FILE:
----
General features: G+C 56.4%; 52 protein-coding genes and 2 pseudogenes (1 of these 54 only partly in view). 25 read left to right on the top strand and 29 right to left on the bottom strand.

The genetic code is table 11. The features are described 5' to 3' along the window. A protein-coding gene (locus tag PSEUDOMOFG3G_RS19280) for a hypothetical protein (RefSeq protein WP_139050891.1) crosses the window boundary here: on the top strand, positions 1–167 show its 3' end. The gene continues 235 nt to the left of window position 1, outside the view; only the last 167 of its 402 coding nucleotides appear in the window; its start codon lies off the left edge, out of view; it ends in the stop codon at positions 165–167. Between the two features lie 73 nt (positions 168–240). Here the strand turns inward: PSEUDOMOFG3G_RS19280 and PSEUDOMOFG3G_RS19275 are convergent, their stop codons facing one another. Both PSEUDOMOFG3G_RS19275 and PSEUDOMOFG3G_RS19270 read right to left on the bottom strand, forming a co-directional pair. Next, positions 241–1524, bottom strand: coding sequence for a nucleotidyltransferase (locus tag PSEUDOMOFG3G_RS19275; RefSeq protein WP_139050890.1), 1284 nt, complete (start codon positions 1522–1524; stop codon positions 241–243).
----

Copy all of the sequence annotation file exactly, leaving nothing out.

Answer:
General features: G+C 56.4%; 52 protein-coding genes and 2 pseudogenes (1 of these 54 only partly in view). 25 read left to right on the top strand and 29 right to left on the bottom strand.

The genetic code is table 11. The features are described 5' to 3' along the window. A protein-coding gene (locus tag PSEUDOMOFG3G_RS19280) for a hypothetical protein (RefSeq protein WP_139050891.1) crosses the window boundary here: on the top strand, positions 1–167 show its 3' end. The gene continues 235 nt to the left of window position 1, outside the view; only the last 167 of its 402 coding nucleotides appear in the window; its start codon lies off the left edge, out of view; it ends in the stop codon at positions 165–167. Between the two features lie 73 nt (positions 168–240). Here the strand turns inward: PSEUDOMOFG3G_RS19280 and PSEUDOMOFG3G_RS19275 are convergent, their stop codons facing one another. Both PSEUDOMOFG3G_RS19275 and PSEUDOMOFG3G_RS19270 read right to left on the bottom strand, forming a co-directional pair. Next, positions 241–1524, bottom strand: coding sequence for a nucleotidyltransferase (locus tag PSEUDOMOFG3G_RS19275; RefSeq protein WP_139050890.1), 1284 nt, complete (start codon positions 1522–1524; stop codon positions 241–243).